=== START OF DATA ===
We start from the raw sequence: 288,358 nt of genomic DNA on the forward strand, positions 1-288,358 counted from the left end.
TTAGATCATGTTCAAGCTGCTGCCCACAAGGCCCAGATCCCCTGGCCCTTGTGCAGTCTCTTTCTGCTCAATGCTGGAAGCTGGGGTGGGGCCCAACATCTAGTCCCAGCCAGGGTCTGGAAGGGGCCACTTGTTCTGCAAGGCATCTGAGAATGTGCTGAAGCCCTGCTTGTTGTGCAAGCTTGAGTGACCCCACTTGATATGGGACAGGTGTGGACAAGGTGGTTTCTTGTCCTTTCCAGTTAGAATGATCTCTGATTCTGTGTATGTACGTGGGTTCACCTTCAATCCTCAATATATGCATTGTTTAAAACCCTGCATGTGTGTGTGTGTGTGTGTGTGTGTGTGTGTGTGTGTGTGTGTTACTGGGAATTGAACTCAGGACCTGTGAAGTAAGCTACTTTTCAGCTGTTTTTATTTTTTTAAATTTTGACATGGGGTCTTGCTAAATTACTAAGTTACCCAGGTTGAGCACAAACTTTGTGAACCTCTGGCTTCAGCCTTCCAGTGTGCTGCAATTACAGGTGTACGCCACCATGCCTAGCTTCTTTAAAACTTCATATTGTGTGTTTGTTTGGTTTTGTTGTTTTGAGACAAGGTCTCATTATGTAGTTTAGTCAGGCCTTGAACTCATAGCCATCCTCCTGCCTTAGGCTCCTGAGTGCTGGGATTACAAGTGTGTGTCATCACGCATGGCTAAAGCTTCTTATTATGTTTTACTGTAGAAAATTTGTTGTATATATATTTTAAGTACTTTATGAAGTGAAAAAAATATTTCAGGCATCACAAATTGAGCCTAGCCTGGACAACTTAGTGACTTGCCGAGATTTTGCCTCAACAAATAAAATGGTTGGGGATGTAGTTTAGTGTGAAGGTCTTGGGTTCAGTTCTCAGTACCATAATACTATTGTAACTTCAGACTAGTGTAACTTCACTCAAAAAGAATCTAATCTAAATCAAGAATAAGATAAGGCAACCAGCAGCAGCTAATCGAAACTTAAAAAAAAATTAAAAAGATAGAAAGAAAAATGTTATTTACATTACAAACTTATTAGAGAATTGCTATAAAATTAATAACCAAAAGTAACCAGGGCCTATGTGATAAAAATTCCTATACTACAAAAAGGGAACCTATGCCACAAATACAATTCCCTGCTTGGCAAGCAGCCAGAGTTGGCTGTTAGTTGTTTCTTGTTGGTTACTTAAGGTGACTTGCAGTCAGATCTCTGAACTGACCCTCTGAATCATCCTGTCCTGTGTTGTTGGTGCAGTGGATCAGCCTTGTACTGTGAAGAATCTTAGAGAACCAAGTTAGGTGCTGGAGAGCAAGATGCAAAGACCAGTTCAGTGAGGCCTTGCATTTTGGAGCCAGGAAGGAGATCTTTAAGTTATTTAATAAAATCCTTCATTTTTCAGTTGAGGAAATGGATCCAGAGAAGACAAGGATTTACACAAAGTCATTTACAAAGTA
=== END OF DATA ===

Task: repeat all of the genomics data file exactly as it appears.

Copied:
We start from the raw sequence: 288,358 nt of genomic DNA on the forward strand, positions 1-288,358 counted from the left end.
TTAGATCATGTTCAAGCTGCTGCCCACAAGGCCCAGATCCCCTGGCCCTTGTGCAGTCTCTTTCTGCTCAATGCTGGAAGCTGGGGTGGGGCCCAACATCTAGTCCCAGCCAGGGTCTGGAAGGGGCCACTTGTTCTGCAAGGCATCTGAGAATGTGCTGAAGCCCTGCTTGTTGTGCAAGCTTGAGTGACCCCACTTGATATGGGACAGGTGTGGACAAGGTGGTTTCTTGTCCTTTCCAGTTAGAATGATCTCTGATTCTGTGTATGTACGTGGGTTCACCTTCAATCCTCAATATATGCATTGTTTAAAACCCTGCATGTGTGTGTGTGTGTGTGTGTGTGTGTGTGTGTGTGTGTGTGTTACTGGGAATTGAACTCAGGACCTGTGAAGTAAGCTACTTTTCAGCTGTTTTTATTTTTTTAAATTTTGACATGGGGTCTTGCTAAATTACTAAGTTACCCAGGTTGAGCACAAACTTTGTGAACCTCTGGCTTCAGCCTTCCAGTGTGCTGCAATTACAGGTGTACGCCACCATGCCTAGCTTCTTTAAAACTTCATATTGTGTGTTTGTTTGGTTTTGTTGTTTTGAGACAAGGTCTCATTATGTAGTTTAGTCAGGCCTTGAACTCATAGCCATCCTCCTGCCTTAGGCTCCTGAGTGCTGGGATTACAAGTGTGTGTCATCACGCATGGCTAAAGCTTCTTATTATGTTTTACTGTAGAAAATTTGTTGTATATATATTTTAAGTACTTTATGAAGTGAAAAAAATATTTCAGGCATCACAAATTGAGCCTAGCCTGGACAACTTAGTGACTTGCCGAGATTTTGCCTCAACAAATAAAATGGTTGGGGATGTAGTTTAGTGTGAAGGTCTTGGGTTCAGTTCTCAGTACCATAATACTATTGTAACTTCAGACTAGTGTAACTTCACTCAAAAAGAATCTAATCTAAATCAAGAATAAGATAAGGCAACCAGCAGCAGCTAATCGAAACTTAAAAAAAAATTAAAAAGATAGAAAGAAAAATGTTATTTACATTACAAACTTATTAGAGAATTGCTATAAAATTAATAACCAAAAGTAACCAGGGCCTATGTGATAAAAATTCCTATACTACAAAAAGGGAACCTATGCCACAAATACAATTCCCTGCTTGGCAAGCAGCCAGAGTTGGCTGTTAGTTGTTTCTTGTTGGTTACTTAAGGTGACTTGCAGTCAGATCTCTGAACTGACCCTCTGAATCATCCTGTCCTGTGTTGTTGGTGCAGTGGATCAGCCTTGTACTGTGAAGAATCTTAGAGAACCAAGTTAGGTGCTGGAGAGCAAGATGCAAAGACCAGTTCAGTGAGGCCTTGCATTTTGGAGCCAGGAAGGAGATCTTTAAGTTATTTAATAAAATCCTTCATTTTTCAGTTGAGGAAATGGATCCAGAGAAGACAAGGATTTACACAAAGTCATTTACAAAGTA